It is long and cryptic. In addition, it is usually on the underside of the router—the WiFi password. In the great PIN and password jungle of our time, the WiFi password is undoubtedly not one of the personal codes that you need most often. And if you do need it, you turn the router upside down – and type in the fundamental character by character. But that’s not only cumbersome and annoying in the long run. A password that has not changed for many years is also a hit for people with criminal energy. To protect the home network against cyber attacks, you should change the WiFi password in your own four walls from time to time.
This article will find out how this works with the most common router models and what else you need to consider when changing the WiFi password.
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Change WiFi passwords: play it safe.
In the vast majority of cases. The WiFi password is hidden on an (easy-to-find) sticker on the WiFi router, which Internet providers make available to their customers when they sign a contract. And it is precisely this router that is the key to an alternative WiFi password that you can remember better – and at the same time makes your network a bit more secure. The best-case scenario is to change the WiFi password immediately after the router has been set up. You can read here how this works with two of the most common router models.
Changes WiFi passwords: This is how it works with the Fritzbox
In addition to your wireless LAN, your personal Fritzbox, i.e., the device itself, is password-protected. To initially this password to change, proceed as follows.
- Enter the fritz. box in the address line of your browser
- Sign in with the current password
- Click on “Registered” in the menu bar
- Select the link “Change Password.”
- Type in the new password and click “OK”
To do this. The first log into your router at the fritz. Box. And so it continues.
- Look in the menu on the left for the item “WLAN” and select the sub-item “Security.”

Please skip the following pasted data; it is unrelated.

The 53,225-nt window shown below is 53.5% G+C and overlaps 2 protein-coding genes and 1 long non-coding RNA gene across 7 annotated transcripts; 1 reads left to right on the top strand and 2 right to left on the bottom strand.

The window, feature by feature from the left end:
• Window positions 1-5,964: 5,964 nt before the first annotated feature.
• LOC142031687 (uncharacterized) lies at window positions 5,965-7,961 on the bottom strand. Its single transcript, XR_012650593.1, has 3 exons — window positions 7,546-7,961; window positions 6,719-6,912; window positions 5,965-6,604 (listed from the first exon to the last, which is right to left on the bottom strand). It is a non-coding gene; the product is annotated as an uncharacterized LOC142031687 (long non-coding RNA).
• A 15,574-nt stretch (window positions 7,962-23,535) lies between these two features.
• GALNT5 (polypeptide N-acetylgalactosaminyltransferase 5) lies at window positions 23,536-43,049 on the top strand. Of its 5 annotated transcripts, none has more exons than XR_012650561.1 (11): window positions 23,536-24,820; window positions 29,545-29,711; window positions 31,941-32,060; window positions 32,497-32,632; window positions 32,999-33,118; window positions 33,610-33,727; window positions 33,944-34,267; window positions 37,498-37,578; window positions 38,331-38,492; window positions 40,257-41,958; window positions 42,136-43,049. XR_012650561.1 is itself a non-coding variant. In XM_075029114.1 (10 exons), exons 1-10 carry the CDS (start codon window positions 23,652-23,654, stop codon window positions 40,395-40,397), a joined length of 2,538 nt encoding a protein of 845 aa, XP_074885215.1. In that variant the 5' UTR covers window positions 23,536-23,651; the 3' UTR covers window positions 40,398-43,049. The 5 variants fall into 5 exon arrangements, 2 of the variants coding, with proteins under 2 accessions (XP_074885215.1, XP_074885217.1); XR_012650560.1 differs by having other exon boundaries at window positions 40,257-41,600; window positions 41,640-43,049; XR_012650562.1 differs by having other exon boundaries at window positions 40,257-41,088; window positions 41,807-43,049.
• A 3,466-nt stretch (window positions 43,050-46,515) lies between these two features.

- The current password (the so-called WiFi network key) is displayed in the “Encryption” tab.
- Select all characters with the mouse and delete the password with “Del.”
- Please enter a new password
- Confirm your entry by clicking the “Apply” button
Changes the WiFi passwords on the Speedport router.
Telekom is still one of the big players in the German Internet market. As a rule, customers who conclude a contract receive a so-called Speedport router with them. And this is how you change the password on this device.
- Under http: //speedport.ip the router login (Alternative: http://192.168.2.1)
- Enter device password
- Option 1 : Via the menu item “Security” in the menu “SSID & encryption”
- Option 2: Via “Home Network” and “Wlan Basic Settings” to the “Name and Encryption” menu
- Enter a new password in the appropriate field (at least 18 characters for new devices)
- Check encryption technology (WPA2 or WPA2-Personal are correct)
Step 1 is the login on the router. Under menu items such as WiFi or Security, you will usually find the option to display and change the old WiFi password.
Change WiFi passwords: the trickier, the more secure.
When hackers show even larger companies almost every day how vulnerable their IT systems are, number combinations such as “123456” and the classic “password” were among the top 5 most common passwords in German households in 2019. Criminals almost feel offended in their honor. If you don’t want to make it easy for hackers, you should also observe a few rules when changing your WiFi password. The IT experts from the Hasso Plattner Institute (HPI) in Potsdam recommend the following points for all digital encryption:
- Use upper and lower case letters, numbers, and special characters
- preferably more than 15 characters
- Dictionary words are taboo
- if in doubt, work with a password manager
- no identical or similar passwords for different services
- Use two-factor authentication whenever possible
No more new territory: Funny WLAN names for wireless internet at home
Regardless of which router you change the password on, The WiFi connection must then be set up again on all devices integrated into the network. Such as smartphones, laptops, televisions. Box systems. Or other innovative home tools.
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